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ot new bagle uses m$-outlook flaw: get patched!!!

updated sun 21 mar 04


Janet Kaiser on sat 20 mar 04

As an exception to the "do not discuss spam, viruses, worms, etc." I am
forwarding a warning, because I am already getting a great deal of this
type of infected mail sent to me (also to others in my name!) and the
knock-on consequences could be as bad as last summer's "melt down" IMO
(which is worth every penny of the amount you paid for it! :o)

Note that this is an "old" MS-OUTLOOK problem with the twist that **no
attachment is involved**, so just opening the post will infect machines
without the M$ patch. Old Timers will be familiar with this strategy, but
newbies will not. BTW the abbreviated/edited version of next =A7 onwards
was in my weekly Bulldog Newsletter from 18-iii-2004, so all you kiddies
with that Grisoft AV prog will have already heard. Oh, yes... There is also
reference to two specific examples of the phishing I mentioned a couple of
weeks ago... This represents a serious threat to your privacy, so please
read and inwardly digest! Oh, yes... DO NOT forget to tell the kids about
that "Xbox emulator offer" described right down the bottom... It is all
getting scarrier Folks, so dib, dib, dib... Be prepared!!!

ALL OUTLOOK USERS: Please download the patch given below A.S.A.P.!!!

Bulldog says: "A new Bagle virus spreads when a user simply opens an
infected e-mail or views it in the preview screen of an unpatched version
of Microsoft Outlook, ZDNet reports. Users no longer have to click on an
attachment to spread the Bagle virus because the latest variants are
exploiting an old flaw in Microsoft Outlook that allows the worm to spread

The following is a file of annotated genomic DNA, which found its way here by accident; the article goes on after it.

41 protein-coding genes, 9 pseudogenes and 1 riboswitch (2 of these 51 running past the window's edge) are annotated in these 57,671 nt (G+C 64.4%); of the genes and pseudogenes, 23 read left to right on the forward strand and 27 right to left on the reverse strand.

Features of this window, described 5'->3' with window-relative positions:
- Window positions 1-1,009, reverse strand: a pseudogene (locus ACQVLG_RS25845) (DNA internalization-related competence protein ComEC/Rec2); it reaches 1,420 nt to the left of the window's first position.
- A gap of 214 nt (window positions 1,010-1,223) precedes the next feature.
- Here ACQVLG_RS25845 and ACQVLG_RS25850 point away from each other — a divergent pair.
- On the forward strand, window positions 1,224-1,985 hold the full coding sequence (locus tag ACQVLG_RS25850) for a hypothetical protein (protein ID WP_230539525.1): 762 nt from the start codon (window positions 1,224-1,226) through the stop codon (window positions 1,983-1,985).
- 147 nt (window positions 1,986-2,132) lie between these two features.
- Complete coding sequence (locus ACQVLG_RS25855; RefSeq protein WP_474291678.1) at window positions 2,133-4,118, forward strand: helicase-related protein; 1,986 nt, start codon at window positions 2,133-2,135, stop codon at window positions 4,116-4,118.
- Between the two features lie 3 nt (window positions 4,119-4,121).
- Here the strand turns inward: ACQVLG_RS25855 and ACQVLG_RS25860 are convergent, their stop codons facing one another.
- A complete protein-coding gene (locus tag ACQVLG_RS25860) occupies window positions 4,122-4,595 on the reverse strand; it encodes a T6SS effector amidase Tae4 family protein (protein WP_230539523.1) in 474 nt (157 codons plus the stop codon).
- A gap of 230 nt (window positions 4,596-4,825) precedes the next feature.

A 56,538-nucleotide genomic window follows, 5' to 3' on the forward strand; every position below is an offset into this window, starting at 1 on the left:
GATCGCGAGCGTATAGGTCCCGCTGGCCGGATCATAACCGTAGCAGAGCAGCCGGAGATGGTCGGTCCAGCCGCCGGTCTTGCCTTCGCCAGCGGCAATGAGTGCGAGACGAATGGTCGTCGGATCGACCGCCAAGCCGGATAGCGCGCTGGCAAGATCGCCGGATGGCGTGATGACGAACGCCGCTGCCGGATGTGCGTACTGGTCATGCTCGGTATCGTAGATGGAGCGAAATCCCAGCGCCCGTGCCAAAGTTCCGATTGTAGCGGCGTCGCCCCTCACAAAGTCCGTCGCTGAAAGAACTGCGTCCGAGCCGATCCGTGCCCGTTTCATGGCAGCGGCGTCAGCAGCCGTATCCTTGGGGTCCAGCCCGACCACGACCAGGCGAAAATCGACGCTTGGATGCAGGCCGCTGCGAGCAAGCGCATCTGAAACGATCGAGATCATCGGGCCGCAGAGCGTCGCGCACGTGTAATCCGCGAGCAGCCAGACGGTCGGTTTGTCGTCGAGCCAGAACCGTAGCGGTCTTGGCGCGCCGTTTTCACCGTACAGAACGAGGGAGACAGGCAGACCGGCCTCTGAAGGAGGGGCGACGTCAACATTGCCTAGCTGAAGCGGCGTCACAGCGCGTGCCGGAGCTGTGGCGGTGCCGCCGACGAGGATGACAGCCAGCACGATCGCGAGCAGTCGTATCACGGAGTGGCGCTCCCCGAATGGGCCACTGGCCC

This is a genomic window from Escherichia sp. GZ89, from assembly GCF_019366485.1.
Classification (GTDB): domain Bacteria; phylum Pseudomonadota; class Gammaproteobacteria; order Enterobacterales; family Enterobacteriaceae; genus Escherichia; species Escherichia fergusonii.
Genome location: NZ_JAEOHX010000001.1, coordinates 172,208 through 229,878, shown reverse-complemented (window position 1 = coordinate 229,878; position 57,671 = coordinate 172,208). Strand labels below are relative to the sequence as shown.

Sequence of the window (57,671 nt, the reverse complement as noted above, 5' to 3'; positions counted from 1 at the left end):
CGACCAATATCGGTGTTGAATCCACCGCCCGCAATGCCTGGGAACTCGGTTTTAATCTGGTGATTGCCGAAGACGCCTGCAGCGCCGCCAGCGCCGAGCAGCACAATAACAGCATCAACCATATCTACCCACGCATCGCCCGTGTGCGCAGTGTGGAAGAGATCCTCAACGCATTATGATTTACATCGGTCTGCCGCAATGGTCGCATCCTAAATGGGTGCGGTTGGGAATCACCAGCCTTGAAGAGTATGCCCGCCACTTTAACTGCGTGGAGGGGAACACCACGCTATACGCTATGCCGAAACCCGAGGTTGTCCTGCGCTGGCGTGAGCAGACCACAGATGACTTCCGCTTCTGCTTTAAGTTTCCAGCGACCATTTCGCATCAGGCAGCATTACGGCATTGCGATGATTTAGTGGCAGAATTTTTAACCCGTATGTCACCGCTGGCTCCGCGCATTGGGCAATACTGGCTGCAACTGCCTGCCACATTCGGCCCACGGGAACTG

even more quickly.

Until the appearance of Bagle variants Q, R and S, users had to click on an
e-mailed attachment to be infected by the worm. The latest Bagle
incarnation has done away with the attachment altogether and because of
this change in tactics, experts fear the worm could spread very quickly.

This is a new twist to the known Bagle. The virus avoids having an
attachment, which otherwise tends to ring a security-bell in most users
minds. Instead it uses a wide-spread vulnerability to simply download
itself directly from already infected computers, as soon as you open the
e-mail. Read the full story:

Get the Microsoft patch in question:

Three new Bagle variants (N, O and P) discovered over the weekend differ
from previous incarnations because they use an anti-Spam trick to try and
avoid detection by antivirus software, but experts believe that the attempt
won't succeed, ZDNet UK reports.

The new versions of the worm arrive under the guise of an encrypted Zip
file with a password included in the form of a graphic or picture file, so
a simple text scan of the infected email would not find the password. This
trick is commonly used by Web sites when displaying email addresses to hide
from Web-bots that trawl the Internet looking for potential spam targets. A
senior technology consultant at Sophos, told ZDNet UK it is ironic that the
Bagle author is using an anti-spam trick against the "good guys", but said
it won't present a big problem for antivirus companies.

Read the full story:,39020375,39149030,00.htm

A recent surge of Trojans has its collective eyes on your bank account and
personal information, PC Pro reports. 'There's no doubt that we are seeing
an increase in interest amongst the malware writing community in Trojan
horses and hacking into remote computers. It is more and more common today
to find a piece of malware has a "phishing" payload designed to steal
confidential data from the infected computer,' said Graham Cluley, senior
technology consultant at Sophos. The company has issued alerts for five new
Trojans in the last couple of days, with more discovered today. And they
are using an array of methods to entice victims to run them. Bereb-B, for
example, claims to be an X-box emulator that will let you play Xbox games
on your computer. Small-Al captures key presses when the user visits web
sites containing commonly used banks and banking systems in the browser's
title bar. 'It really highlights the need not just for antivirus on the
desktop but also a personal firewall,' concluded Cluley.

End of very long quote, but hope it helps Claybuddies practice safe
Well, just take care...


Janet Kaiser
The Chapel of Art : Capel Celfyddyd
8 Marine Crescent : Criccieth : Wales : UK
Home of The International Potters' Path
Tel: ++44 (01766) 523570

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